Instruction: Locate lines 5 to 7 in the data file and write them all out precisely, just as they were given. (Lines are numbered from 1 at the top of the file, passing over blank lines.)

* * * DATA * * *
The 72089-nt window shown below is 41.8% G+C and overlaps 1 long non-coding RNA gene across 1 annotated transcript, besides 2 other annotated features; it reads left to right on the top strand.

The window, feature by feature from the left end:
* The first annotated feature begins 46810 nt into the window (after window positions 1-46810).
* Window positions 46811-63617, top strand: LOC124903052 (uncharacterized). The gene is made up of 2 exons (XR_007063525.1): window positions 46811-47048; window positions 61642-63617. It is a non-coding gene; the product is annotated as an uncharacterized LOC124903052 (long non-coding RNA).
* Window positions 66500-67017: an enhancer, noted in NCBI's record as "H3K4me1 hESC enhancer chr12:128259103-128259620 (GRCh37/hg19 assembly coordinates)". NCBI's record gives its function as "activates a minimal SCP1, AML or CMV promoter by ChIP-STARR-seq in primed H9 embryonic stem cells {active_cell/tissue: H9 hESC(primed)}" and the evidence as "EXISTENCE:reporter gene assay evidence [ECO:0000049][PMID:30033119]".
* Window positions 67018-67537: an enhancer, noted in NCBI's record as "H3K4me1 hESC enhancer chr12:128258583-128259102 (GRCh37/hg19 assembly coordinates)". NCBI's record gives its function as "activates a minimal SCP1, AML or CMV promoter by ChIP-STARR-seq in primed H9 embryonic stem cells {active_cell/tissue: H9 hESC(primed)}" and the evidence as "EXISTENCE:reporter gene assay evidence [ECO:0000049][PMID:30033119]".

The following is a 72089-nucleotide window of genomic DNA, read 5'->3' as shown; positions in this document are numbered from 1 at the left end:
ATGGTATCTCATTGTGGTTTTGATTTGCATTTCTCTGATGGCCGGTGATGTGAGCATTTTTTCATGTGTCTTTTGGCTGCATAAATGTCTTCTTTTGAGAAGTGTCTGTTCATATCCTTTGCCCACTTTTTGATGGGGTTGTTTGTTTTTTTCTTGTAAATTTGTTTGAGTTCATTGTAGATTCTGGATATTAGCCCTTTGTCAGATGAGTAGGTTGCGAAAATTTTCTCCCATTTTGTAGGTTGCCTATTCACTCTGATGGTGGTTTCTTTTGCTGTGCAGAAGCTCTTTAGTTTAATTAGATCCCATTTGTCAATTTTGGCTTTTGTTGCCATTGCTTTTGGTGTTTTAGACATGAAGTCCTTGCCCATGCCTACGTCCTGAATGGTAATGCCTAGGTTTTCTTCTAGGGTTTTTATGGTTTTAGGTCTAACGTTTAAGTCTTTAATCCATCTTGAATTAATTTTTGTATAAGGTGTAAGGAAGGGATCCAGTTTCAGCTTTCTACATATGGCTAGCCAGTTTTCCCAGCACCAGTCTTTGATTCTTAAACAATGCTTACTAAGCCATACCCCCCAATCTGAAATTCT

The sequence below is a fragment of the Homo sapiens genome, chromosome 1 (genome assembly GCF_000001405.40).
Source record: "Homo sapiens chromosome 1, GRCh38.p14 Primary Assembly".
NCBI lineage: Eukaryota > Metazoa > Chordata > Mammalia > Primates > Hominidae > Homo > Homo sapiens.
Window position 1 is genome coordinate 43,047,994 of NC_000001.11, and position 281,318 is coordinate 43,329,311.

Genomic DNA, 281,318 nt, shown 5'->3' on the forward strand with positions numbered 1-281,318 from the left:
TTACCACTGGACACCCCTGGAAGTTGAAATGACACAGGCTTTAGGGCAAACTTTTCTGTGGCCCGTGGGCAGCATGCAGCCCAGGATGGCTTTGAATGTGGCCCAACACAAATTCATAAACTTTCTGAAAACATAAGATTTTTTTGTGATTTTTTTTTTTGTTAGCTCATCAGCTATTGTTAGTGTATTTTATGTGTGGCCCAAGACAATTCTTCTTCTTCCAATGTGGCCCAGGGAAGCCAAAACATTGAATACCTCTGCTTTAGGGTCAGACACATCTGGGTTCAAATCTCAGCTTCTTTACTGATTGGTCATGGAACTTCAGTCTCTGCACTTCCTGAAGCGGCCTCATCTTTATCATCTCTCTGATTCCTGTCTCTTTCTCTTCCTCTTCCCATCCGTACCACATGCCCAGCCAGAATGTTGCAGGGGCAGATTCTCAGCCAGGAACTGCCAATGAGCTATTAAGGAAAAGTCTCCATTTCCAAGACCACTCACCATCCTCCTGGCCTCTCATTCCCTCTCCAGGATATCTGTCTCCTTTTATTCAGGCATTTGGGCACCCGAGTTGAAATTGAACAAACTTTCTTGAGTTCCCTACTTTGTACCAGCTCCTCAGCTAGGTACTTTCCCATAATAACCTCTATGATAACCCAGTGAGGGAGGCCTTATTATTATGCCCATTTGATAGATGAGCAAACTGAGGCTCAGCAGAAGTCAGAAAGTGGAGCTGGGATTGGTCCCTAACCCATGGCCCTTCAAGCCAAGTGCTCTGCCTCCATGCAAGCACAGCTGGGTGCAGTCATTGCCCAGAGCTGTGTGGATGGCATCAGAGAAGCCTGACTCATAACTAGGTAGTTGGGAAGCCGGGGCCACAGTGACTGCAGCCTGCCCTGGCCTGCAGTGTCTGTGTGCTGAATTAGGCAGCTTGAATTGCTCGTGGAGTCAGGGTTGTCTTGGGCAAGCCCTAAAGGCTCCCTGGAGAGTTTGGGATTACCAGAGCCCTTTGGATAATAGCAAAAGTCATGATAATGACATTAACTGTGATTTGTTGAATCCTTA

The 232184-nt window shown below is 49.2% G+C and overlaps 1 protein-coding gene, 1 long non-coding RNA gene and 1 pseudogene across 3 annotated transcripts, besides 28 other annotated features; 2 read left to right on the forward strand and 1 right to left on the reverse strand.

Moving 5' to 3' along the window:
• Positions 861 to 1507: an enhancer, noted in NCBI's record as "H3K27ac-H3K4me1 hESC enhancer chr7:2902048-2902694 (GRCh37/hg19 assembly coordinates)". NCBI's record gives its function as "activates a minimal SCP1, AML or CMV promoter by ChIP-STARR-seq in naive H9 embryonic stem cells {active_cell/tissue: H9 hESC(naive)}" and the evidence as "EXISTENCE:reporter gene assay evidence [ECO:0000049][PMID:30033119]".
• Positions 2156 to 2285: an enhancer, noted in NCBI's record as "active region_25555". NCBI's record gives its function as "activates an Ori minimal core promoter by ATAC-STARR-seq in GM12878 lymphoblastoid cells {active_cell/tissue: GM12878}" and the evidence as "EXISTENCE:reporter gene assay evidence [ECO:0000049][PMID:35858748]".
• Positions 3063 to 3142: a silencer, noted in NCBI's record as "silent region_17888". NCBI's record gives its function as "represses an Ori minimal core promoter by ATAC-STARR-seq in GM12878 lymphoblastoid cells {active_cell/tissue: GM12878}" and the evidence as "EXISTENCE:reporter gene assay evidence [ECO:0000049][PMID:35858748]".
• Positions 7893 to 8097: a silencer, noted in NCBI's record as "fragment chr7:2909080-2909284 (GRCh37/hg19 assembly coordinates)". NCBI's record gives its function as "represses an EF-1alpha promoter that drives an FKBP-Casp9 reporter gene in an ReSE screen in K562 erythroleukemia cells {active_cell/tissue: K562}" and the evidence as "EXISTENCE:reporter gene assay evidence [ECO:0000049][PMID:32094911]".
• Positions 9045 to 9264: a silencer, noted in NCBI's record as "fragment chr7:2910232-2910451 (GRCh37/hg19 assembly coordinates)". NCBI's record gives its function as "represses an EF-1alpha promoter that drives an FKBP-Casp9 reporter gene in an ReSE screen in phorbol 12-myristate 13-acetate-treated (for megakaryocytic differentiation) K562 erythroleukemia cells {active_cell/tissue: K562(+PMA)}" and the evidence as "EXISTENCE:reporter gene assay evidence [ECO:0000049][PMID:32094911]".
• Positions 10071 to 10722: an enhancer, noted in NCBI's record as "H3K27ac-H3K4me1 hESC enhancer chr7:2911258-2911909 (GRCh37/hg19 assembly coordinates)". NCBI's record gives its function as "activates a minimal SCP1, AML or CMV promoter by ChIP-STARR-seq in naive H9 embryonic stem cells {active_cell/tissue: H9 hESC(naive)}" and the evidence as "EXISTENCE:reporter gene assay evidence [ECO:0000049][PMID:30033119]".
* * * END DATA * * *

* Window positions 66500-67017: an enhancer, noted in NCBI's record as "H3K4me1 hESC enhancer chr12:128259103-128259620 (GRCh37/hg19 assembly coordinates)". NCBI's record gives its function as "activates a minimal SCP1, AML or CMV promoter by ChIP-STARR-seq in primed H9 embryonic stem cells {active_cell/tissue: H9 hESC(primed)}" and the evidence as "EXISTENCE:reporter gene assay evidence [ECO:0000049][PMID:30033119]".
* Window positions 67018-67537: an enhancer, noted in NCBI's record as "H3K4me1 hESC enhancer chr12:128258583-128259102 (GRCh37/hg19 assembly coordinates)". NCBI's record gives its function as "activates a minimal SCP1, AML or CMV promoter by ChIP-STARR-seq in primed H9 embryonic stem cells {active_cell/tissue: H9 hESC(primed)}" and the evidence as "EXISTENCE:reporter gene assay evidence [ECO:0000049][PMID:30033119]".

The following is a 72089-nucleotide window of genomic DNA, read 5'->3' as shown; positions in this document are numbered from 1 at the left end: